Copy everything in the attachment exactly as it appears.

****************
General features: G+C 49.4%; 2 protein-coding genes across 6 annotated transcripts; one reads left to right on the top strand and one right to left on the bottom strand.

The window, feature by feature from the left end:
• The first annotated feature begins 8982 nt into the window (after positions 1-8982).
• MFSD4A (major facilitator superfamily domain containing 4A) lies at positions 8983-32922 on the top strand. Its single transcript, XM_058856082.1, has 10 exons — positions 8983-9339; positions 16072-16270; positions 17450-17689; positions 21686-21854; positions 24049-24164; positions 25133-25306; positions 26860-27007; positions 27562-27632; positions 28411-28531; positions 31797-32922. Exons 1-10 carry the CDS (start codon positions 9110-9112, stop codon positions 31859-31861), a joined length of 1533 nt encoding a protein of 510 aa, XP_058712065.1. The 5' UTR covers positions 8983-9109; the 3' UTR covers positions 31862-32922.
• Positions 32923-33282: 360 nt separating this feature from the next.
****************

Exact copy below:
General features: G+C 49.4%; 2 protein-coding genes across 6 annotated transcripts; one reads left to right on the top strand and one right to left on the bottom strand.

The window, feature by feature from the left end:
• The first annotated feature begins 8982 nt into the window (after positions 1-8982).
• MFSD4A (major facilitator superfamily domain containing 4A) lies at positions 8983-32922 on the top strand. Its single transcript, XM_058856082.1, has 10 exons — positions 8983-9339; positions 16072-16270; positions 17450-17689; positions 21686-21854; positions 24049-24164; positions 25133-25306; positions 26860-27007; positions 27562-27632; positions 28411-28531; positions 31797-32922. Exons 1-10 carry the CDS (start codon positions 9110-9112, stop codon positions 31859-31861), a joined length of 1533 nt encoding a protein of 510 aa, XP_058712065.1. The 5' UTR covers positions 8983-9109; the 3' UTR covers positions 31862-32922.
• Positions 32923-33282: 360 nt separating this feature from the next.